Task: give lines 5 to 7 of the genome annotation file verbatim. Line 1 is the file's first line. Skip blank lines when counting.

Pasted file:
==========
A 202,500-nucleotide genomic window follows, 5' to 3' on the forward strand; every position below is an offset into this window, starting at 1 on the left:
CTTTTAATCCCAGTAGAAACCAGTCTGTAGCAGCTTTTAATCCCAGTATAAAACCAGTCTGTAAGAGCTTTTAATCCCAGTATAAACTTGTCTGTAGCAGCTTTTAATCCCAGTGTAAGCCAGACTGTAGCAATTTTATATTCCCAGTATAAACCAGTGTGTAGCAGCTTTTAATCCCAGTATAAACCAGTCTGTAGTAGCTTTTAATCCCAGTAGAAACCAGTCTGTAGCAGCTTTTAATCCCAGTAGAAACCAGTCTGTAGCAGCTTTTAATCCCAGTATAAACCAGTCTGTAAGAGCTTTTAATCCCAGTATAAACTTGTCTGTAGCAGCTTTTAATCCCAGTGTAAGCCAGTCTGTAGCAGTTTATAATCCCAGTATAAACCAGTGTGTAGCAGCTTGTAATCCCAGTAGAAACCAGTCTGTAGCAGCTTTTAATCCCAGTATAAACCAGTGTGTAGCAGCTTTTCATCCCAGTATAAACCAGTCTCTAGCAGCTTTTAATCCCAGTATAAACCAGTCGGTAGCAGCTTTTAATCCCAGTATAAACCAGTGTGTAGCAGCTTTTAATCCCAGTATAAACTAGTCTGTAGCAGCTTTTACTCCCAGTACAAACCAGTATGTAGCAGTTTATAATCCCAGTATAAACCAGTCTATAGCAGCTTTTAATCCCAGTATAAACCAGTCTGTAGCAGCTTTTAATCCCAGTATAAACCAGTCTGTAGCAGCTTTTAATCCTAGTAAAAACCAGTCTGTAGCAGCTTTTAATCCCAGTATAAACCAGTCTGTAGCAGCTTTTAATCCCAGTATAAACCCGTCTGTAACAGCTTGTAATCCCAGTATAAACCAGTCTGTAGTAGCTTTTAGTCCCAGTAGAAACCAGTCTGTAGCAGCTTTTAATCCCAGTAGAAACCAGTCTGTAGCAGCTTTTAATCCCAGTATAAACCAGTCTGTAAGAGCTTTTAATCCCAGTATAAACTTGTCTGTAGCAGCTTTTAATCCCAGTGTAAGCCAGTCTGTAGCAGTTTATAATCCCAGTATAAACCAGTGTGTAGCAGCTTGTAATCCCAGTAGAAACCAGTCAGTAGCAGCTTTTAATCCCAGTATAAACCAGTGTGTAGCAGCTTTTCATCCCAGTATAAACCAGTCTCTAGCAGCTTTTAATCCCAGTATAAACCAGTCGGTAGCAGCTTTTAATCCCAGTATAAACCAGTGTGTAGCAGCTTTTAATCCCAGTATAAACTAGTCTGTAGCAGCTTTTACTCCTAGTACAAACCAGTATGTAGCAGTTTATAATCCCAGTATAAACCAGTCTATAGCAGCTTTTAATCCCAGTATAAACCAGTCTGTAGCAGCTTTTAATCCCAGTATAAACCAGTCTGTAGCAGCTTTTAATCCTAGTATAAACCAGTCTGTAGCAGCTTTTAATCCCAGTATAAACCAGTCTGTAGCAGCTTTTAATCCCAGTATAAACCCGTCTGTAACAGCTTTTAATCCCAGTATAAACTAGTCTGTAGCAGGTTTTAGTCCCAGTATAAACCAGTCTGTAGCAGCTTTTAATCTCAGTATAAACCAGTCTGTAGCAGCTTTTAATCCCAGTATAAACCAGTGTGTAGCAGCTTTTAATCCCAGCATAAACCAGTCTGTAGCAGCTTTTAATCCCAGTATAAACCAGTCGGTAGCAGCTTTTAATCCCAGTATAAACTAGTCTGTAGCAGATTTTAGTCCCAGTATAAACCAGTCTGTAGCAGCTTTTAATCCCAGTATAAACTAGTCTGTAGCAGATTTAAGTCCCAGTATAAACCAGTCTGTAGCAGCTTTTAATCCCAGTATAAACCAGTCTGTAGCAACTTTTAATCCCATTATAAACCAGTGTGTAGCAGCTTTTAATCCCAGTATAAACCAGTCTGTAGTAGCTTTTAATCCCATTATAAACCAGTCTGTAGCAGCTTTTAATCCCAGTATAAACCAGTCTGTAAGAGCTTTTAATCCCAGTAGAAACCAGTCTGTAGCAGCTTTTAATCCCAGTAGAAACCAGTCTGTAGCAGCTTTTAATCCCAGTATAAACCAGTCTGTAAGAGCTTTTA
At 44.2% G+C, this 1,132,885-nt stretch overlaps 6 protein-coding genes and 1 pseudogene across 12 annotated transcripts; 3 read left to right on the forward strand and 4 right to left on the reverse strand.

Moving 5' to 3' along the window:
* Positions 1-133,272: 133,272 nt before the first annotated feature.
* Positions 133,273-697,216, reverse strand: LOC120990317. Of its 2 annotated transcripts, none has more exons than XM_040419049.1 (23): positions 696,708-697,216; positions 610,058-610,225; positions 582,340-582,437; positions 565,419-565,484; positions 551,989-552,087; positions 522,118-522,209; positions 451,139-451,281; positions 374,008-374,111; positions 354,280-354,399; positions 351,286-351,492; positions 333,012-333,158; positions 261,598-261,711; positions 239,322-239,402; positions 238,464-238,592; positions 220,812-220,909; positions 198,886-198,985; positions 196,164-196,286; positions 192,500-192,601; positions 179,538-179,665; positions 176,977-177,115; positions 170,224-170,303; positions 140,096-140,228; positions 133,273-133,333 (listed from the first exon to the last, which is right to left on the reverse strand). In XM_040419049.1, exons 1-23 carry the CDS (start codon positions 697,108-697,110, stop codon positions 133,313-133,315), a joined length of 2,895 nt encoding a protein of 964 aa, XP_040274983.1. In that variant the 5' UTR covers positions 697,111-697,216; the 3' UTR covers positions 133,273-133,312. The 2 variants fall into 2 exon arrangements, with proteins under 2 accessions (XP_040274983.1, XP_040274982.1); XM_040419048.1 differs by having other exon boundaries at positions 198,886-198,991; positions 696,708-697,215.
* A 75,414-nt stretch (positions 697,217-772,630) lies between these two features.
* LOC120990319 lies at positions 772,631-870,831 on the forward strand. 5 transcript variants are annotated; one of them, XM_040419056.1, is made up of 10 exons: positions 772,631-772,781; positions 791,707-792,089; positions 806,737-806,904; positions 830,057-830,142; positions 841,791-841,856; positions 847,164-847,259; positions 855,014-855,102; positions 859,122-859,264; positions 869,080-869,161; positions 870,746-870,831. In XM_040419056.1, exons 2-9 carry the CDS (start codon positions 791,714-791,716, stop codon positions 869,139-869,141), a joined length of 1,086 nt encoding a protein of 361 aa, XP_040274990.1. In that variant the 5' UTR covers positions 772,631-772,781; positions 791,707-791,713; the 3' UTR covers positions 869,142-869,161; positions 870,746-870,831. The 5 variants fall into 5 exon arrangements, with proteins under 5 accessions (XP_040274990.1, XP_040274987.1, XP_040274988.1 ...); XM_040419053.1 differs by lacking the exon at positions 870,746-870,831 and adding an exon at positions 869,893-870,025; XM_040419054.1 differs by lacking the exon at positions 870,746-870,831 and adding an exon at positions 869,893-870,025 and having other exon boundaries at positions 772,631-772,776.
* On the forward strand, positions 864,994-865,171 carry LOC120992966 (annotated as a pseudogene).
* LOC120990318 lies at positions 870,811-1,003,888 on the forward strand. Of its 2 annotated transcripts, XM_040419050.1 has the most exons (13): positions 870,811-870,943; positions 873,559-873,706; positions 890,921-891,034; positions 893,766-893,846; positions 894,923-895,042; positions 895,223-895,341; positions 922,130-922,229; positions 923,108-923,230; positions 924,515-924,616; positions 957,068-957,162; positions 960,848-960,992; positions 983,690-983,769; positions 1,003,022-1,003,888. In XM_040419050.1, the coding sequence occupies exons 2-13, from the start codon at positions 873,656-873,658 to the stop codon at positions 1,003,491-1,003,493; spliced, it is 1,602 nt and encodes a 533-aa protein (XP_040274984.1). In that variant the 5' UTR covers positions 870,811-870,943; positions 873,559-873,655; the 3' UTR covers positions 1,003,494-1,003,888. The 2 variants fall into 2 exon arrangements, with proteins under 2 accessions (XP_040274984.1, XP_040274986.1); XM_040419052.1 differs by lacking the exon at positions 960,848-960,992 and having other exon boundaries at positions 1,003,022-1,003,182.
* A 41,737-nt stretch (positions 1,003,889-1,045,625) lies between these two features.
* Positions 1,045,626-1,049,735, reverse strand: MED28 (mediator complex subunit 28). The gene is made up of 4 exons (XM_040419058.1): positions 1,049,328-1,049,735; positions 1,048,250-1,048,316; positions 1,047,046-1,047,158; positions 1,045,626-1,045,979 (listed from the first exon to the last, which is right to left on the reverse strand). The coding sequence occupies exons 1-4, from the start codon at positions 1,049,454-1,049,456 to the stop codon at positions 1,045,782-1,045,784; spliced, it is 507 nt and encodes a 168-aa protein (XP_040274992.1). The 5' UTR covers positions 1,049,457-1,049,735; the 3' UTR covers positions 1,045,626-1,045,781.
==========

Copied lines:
* Positions 1-133,272: 133,272 nt before the first annotated feature.
* Positions 133,273-697,216, reverse strand: LOC120990317. Of its 2 annotated transcripts, none has more exons than XM_040419049.1 (23): positions 696,708-697,216; positions 610,058-610,225; positions 582,340-582,437; positions 565,419-565,484; positions 551,989-552,087; positions 522,118-522,209; positions 451,139-451,281; positions 374,008-374,111; positions 354,280-354,399; positions 351,286-351,492; positions 333,012-333,158; positions 261,598-261,711; positions 239,322-239,402; positions 238,464-238,592; positions 220,812-220,909; positions 198,886-198,985; positions 196,164-196,286; positions 192,500-192,601; positions 179,538-179,665; positions 176,977-177,115; positions 170,224-170,303; positions 140,096-140,228; positions 133,273-133,333 (listed from the first exon to the last, which is right to left on the reverse strand). In XM_040419049.1, exons 1-23 carry the CDS (start codon positions 697,108-697,110, stop codon positions 133,313-133,315), a joined length of 2,895 nt encoding a protein of 964 aa, XP_040274983.1. In that variant the 5' UTR covers positions 697,111-697,216; the 3' UTR covers positions 133,273-133,312. The 2 variants fall into 2 exon arrangements, with proteins under 2 accessions (XP_040274983.1, XP_040274982.1); XM_040419048.1 differs by having other exon boundaries at positions 198,886-198,991; positions 696,708-697,215.
* A 75,414-nt stretch (positions 697,217-772,630) lies between these two features.